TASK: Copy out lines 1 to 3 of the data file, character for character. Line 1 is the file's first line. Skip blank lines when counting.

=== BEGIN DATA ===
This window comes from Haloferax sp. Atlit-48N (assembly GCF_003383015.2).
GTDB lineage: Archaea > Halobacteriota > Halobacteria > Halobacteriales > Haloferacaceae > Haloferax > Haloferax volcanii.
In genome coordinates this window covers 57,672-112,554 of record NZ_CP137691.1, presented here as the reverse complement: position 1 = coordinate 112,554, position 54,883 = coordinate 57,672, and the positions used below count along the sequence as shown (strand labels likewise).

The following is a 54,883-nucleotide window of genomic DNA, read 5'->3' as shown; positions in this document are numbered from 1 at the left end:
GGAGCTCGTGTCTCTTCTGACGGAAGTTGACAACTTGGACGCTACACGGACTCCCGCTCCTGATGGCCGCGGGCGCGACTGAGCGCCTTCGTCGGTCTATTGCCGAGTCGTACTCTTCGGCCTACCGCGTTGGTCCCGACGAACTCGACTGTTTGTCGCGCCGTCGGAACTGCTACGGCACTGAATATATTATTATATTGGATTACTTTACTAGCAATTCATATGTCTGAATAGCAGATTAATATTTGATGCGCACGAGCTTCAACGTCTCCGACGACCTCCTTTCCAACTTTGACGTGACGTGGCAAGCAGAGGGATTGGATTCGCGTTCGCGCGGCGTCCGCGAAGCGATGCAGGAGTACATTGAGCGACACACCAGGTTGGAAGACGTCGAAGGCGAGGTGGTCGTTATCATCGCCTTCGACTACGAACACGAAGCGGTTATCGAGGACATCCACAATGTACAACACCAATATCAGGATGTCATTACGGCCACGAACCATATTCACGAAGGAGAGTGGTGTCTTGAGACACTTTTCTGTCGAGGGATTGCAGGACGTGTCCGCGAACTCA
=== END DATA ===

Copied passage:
This window comes from Haloferax sp. Atlit-48N (assembly GCF_003383015.2).
GTDB lineage: Archaea > Halobacteriota > Halobacteria > Halobacteriales > Haloferacaceae > Haloferax > Haloferax volcanii.
In genome coordinates this window covers 57,672-112,554 of record NZ_CP137691.1, presented here as the reverse complement: position 1 = coordinate 112,554, position 54,883 = coordinate 57,672, and the positions used below count along the sequence as shown (strand labels likewise).